Communications Authority of Kenya (CAK) Director General Francis Wangusi indicated that each company will be expected to contribute 0.5 percent of their total turnover to the fund to top up the Sh2 billion required to make it operational.
While stating that the Authority will contribute half of that amount, Wangusi pointed out that penalties which include the withdrawal of services will be imposed to service providers who will not have met the deadline.
“For example, the annual turnover for Safaricom is over Sh120 billion. 0.5 percent of that is now the money that we expect. They are going to be one of the biggest beneficiaries as well because when we use the same money to deploy services in remote areas where they have not been going by virtue of the fact that it does not make economic sense to them, this is now the time that we will be able to give them economic support,” he said.
Information Cabinet Secretary Fred Matiang’i stated that the fund will be used to support the expansion of communication services to schools and health facilities and support the development of capacity building in ICT and technological innovation.
“We are in a new financial year and we are expecting new contributions. That is why the agencies that are late to make their contributions from the last financial year have 30 days so that we can move on,” he said.
“The delay has been because we also took time to put in place the new Universal Service Advisory Council which we have done and therefore we can now begin making use of the resources.”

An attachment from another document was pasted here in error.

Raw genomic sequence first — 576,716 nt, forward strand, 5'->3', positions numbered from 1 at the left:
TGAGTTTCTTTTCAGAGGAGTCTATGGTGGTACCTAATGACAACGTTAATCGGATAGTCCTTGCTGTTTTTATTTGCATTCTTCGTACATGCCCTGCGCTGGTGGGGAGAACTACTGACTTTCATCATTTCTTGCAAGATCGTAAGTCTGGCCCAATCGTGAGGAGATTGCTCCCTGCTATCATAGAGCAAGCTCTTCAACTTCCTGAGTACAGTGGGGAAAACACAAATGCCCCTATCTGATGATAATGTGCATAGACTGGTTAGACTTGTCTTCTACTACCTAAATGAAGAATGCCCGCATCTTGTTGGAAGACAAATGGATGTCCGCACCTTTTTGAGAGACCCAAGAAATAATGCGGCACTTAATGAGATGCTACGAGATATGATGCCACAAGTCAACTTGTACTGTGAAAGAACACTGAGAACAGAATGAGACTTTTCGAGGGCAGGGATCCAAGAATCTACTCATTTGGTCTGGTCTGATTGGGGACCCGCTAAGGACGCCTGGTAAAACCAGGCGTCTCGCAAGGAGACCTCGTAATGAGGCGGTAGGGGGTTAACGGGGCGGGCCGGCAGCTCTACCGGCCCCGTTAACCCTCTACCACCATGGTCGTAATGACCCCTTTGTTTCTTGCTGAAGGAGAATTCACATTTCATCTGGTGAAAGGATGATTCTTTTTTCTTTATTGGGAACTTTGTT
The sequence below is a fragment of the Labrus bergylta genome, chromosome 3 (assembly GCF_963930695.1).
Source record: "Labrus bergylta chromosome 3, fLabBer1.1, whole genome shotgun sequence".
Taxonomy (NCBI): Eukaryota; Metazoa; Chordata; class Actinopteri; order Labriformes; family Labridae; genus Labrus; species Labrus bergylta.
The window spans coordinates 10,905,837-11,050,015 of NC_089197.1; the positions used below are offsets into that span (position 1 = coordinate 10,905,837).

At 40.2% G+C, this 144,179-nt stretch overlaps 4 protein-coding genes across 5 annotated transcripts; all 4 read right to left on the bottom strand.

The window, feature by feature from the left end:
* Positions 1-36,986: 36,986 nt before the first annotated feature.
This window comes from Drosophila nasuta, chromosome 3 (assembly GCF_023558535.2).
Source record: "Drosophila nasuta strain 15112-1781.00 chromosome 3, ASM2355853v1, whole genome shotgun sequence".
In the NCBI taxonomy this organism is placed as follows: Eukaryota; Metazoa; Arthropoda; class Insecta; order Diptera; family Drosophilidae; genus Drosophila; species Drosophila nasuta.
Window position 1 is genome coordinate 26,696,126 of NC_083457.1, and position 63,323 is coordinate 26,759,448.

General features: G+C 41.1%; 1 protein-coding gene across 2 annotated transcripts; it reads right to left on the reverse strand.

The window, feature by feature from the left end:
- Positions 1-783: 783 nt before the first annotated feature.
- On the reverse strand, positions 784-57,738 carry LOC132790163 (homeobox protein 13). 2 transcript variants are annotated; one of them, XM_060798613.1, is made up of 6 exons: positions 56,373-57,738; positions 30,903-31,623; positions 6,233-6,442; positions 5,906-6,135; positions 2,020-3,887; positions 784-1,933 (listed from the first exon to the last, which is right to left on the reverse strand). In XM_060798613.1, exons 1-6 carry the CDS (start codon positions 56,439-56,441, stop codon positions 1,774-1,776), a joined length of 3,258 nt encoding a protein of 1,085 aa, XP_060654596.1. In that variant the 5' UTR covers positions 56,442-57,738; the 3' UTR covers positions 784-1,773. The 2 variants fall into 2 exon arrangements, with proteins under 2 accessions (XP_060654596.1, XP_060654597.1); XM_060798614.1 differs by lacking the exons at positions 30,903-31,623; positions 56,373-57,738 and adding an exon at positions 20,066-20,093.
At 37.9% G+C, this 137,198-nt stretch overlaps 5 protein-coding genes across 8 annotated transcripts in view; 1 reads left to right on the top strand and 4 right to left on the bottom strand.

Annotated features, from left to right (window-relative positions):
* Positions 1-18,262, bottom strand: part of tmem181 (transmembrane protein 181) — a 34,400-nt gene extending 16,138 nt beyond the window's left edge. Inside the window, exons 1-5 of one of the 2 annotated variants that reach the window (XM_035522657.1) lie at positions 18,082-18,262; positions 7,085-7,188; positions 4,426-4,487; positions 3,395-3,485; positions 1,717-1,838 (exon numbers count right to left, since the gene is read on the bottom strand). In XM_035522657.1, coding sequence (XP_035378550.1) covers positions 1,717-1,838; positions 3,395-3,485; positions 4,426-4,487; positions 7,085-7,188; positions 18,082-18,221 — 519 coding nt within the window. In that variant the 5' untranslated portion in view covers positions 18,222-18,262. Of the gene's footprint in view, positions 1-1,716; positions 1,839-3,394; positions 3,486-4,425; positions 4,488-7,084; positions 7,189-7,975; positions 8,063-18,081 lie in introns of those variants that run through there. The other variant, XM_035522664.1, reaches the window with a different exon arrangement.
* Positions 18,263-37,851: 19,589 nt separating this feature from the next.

Matiang’i was speaking during the unveiling of the universal service advisory council where he explained that the fund is also expected to ensure availability of communication services to persons in vulnerable groups.
The Information Secretary further called on all Kenyans to be responsible in their use of social media and avoid using derogatory language and hate speech.
Matiang’i indicated that while the government is committed to crack down hard on those who misuse social networking tools, he stressed that it is the responsibility of everyone to maintain decorum during their interactions.
“The abuse of social media in our country is phenomenal. If you look at the hate messages that are being passed, it is very frustrating. What Kenyans need to understand is that you cannot legislate morality,” he stated.
He explained that the medium can be a powerful tool and if misused, can wreck havoc on other users.
“Why is it that you cannot raise issues without insulting someone else? Why is it that you have personal issues with individual public leaders and you insult communities… and so on and so forth, these are moral issues and that is why all Kenyans should be concerned about this.”